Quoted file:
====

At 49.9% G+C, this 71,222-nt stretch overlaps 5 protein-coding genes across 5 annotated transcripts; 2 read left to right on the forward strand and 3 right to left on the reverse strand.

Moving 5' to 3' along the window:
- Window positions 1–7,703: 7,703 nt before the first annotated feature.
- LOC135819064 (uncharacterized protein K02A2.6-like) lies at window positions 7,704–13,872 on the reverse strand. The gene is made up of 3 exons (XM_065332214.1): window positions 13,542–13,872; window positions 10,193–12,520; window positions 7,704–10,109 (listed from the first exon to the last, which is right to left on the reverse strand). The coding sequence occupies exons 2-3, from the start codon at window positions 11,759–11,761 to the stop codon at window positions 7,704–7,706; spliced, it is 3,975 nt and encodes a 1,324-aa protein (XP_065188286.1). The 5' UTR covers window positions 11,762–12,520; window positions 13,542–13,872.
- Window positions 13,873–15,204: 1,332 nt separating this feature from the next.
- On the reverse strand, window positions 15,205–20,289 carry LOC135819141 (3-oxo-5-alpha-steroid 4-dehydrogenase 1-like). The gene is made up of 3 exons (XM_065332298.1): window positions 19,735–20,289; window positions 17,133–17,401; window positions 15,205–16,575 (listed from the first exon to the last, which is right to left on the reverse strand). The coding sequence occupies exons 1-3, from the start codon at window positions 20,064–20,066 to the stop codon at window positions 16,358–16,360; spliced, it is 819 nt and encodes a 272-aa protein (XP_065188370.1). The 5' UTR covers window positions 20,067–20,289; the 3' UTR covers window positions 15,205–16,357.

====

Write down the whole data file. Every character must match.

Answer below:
At 49.9% G+C, this 71,222-nt stretch overlaps 5 protein-coding genes across 5 annotated transcripts; 2 read left to right on the forward strand and 3 right to left on the reverse strand.

Moving 5' to 3' along the window:
- Window positions 1–7,703: 7,703 nt before the first annotated feature.
- LOC135819064 (uncharacterized protein K02A2.6-like) lies at window positions 7,704–13,872 on the reverse strand. The gene is made up of 3 exons (XM_065332214.1): window positions 13,542–13,872; window positions 10,193–12,520; window positions 7,704–10,109 (listed from the first exon to the last, which is right to left on the reverse strand). The coding sequence occupies exons 2-3, from the start codon at window positions 11,759–11,761 to the stop codon at window positions 7,704–7,706; spliced, it is 3,975 nt and encodes a 1,324-aa protein (XP_065188286.1). The 5' UTR covers window positions 11,762–12,520; window positions 13,542–13,872.
- Window positions 13,873–15,204: 1,332 nt separating this feature from the next.
- On the reverse strand, window positions 15,205–20,289 carry LOC135819141 (3-oxo-5-alpha-steroid 4-dehydrogenase 1-like). The gene is made up of 3 exons (XM_065332298.1): window positions 19,735–20,289; window positions 17,133–17,401; window positions 15,205–16,575 (listed from the first exon to the last, which is right to left on the reverse strand). The coding sequence occupies exons 1-3, from the start codon at window positions 20,064–20,066 to the stop codon at window positions 16,358–16,360; spliced, it is 819 nt and encodes a 272-aa protein (XP_065188370.1). The 5' UTR covers window positions 20,067–20,289; the 3' UTR covers window positions 15,205–16,357.